Armenians and Race: A Personal Response to an Impossible Question

As discussions of race and racial injustice escalated in the U.S. early this summer, my Twitter feed was full of arguments about Armenians and race. Are Armenians BIPOC or white? Are we Middle Eastern? Are we West Asian? Is there even a way to go about answering these questions? As an Armenian living in the US, these discussions immediately caught my attention and forced me to think about myself and the way I identify.

Armenia is a small land-locked country located in the Caucasus region of Western Asia and the “Middle East,” according to the current definitions of both regions. It is bordered by the countries of Turkey, Georgia, Iran and Azerbaijan. There exists much disagreement among Armenians and non-Armenians alike about what racial category we really belong to. 

Here is my personal response to this impossible question:

There is sufficient historical, biological, and anthropological evidence to conclude that race is an entirely made-up social construct, created to divide humans for the purpose of oppression.

While I don’t support this baseless division of people, I do understand that we live in a world where race not only exists, but actively shapes and controls our lives. It is a staggering truth that a concept invented in the 1600s has such a tight grip on the world today.

We live in a society where life and death can be dictated by the way one is perceived for the color of their skin. There is overwhelming evidence in the medical field that shows how racial bias can result in lower birth weights, increased malpractice and negligent care on the part of physicians. There is overwhelming evidence connecting race with socioeconomic status, education, disproportionate incarceration and police brutality.

According to a multitude of genomic studies, races do not differ genetically. Yet the concept of race has penetrated every facet of society in such a way that it is impossible to be unaffected by it.

Race, just like gender, class, religion and sexual orientation, has become a big factor in personal identity. Many Armenians feel passionately one way or another in this world of racial categorization and labelling. So, what are we? Where do we fit?

Allow me to take one step away from the blunt analytical perspective and tell you about myself. Growing up as an Armenian in the U.S., I learned more and more about the tragic history of my people, including the Armenian Genocide and the continuing cultural erasure. I was raised to speak, read and write Armenian. My family and I spend all of our summers living in Armenia. While my personal identity when it comes to “race” is a bit complicated, undoubtedly my ethnicity and culture is Armenian.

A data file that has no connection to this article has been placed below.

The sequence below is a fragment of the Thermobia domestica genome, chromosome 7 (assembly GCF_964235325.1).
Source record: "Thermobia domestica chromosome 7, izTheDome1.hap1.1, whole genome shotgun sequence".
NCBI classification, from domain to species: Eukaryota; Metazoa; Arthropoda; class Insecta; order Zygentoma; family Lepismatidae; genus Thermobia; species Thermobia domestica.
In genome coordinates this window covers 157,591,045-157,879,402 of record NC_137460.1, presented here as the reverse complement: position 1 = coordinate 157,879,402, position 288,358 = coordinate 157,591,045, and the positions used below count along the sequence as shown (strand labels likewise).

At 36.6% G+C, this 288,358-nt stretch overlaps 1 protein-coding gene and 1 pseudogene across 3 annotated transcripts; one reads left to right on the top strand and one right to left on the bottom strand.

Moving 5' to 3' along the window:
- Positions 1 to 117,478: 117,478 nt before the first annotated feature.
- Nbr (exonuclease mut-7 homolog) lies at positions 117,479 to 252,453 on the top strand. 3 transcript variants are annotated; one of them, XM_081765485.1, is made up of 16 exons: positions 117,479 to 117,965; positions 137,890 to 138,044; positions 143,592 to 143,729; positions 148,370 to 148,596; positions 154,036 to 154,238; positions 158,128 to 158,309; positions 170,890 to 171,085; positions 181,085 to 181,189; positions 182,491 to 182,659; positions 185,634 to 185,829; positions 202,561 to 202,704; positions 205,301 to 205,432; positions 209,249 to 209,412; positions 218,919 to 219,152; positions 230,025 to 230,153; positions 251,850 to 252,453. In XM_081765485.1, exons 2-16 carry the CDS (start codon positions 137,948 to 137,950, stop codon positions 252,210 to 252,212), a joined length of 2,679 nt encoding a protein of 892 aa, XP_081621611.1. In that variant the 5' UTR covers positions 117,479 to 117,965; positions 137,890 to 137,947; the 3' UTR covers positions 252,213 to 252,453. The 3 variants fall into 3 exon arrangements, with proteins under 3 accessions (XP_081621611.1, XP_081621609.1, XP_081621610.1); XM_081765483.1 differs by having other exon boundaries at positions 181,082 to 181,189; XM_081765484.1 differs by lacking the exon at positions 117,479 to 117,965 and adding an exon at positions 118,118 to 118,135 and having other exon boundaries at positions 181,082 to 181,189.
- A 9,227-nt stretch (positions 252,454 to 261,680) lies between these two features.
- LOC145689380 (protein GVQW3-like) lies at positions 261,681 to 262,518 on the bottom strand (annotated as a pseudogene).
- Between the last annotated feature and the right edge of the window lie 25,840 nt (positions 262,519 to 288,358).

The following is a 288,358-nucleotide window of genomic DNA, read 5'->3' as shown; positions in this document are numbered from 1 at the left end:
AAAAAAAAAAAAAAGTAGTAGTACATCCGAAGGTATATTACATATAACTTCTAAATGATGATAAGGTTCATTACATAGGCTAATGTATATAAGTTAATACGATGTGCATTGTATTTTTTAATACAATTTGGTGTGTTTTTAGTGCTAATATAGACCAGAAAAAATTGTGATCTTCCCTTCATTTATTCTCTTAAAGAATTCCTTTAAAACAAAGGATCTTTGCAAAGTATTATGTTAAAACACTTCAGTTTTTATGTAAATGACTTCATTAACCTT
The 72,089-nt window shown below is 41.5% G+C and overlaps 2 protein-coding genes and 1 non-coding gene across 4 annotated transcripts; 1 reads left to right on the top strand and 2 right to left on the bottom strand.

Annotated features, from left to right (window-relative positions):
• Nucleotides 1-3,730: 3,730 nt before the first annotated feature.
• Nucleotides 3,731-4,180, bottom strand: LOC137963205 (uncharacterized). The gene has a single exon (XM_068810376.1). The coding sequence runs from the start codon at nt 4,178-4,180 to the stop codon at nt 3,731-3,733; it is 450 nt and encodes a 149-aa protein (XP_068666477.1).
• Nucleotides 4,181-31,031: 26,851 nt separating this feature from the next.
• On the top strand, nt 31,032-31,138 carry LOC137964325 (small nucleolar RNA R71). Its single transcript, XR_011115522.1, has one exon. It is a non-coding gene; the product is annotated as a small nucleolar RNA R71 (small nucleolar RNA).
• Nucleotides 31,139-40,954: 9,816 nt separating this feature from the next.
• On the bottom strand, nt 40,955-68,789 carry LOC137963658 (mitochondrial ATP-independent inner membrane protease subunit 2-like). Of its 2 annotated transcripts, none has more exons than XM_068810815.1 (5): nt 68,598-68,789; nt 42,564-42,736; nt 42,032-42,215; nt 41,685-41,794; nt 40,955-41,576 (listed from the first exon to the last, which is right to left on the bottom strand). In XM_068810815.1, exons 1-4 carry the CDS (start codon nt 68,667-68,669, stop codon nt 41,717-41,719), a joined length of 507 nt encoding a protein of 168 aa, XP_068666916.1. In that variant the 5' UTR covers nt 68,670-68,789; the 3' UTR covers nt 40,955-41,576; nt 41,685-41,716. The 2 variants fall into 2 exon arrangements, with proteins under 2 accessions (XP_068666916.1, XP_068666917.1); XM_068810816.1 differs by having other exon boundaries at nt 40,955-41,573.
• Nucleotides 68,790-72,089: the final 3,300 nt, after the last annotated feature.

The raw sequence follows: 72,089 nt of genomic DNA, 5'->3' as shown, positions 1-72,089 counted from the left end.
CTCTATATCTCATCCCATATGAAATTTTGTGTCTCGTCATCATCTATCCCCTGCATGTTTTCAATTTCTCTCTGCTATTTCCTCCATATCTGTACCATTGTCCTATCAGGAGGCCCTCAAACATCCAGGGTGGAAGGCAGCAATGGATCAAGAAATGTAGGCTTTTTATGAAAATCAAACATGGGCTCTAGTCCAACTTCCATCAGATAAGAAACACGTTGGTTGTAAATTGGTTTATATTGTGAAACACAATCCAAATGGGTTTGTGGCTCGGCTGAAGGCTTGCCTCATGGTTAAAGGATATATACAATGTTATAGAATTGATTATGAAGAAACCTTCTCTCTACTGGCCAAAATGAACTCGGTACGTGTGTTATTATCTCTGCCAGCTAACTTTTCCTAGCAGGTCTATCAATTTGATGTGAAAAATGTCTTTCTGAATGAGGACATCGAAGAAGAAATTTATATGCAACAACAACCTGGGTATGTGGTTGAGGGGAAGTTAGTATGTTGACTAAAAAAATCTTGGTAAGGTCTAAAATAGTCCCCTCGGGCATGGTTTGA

I was raised to think of myself as a member of an oppressed minority group. Armenians are scarce, both in my area but also globally. Growing up with stories about how my family survived a brutal genocide under the Ottoman Empire and now seeing the suffering of Armenians in the Azeri-Armenian conflict has only perpetuated that ideology. At the same time, I grew up in a wealthy white suburb in the U.S., and have always checked “white” as my demographic on school and medical forms.

I have never felt very comfortable calling myself white, Middle Eastern or Asian, but often we are forced to define ourselves on a list of irrelevant categories.

I come from a white-passing family, but I myself am pretty dark skinned and ethnically ambiguous. I am constantly approached by Spanish speakers who assume I am Hispanic. I’ve been asked how I identify racially and ethnically more times than I can even remember. The first time I ever heard someone say the words “person of color” was my first year in college, and it was in reference to me. I was shocked. Am I POC? Was this the answer to my racial identity issues? Perhaps I could call myself BIPOC rather than continue to exist as a raceless body in a world of labels and categories.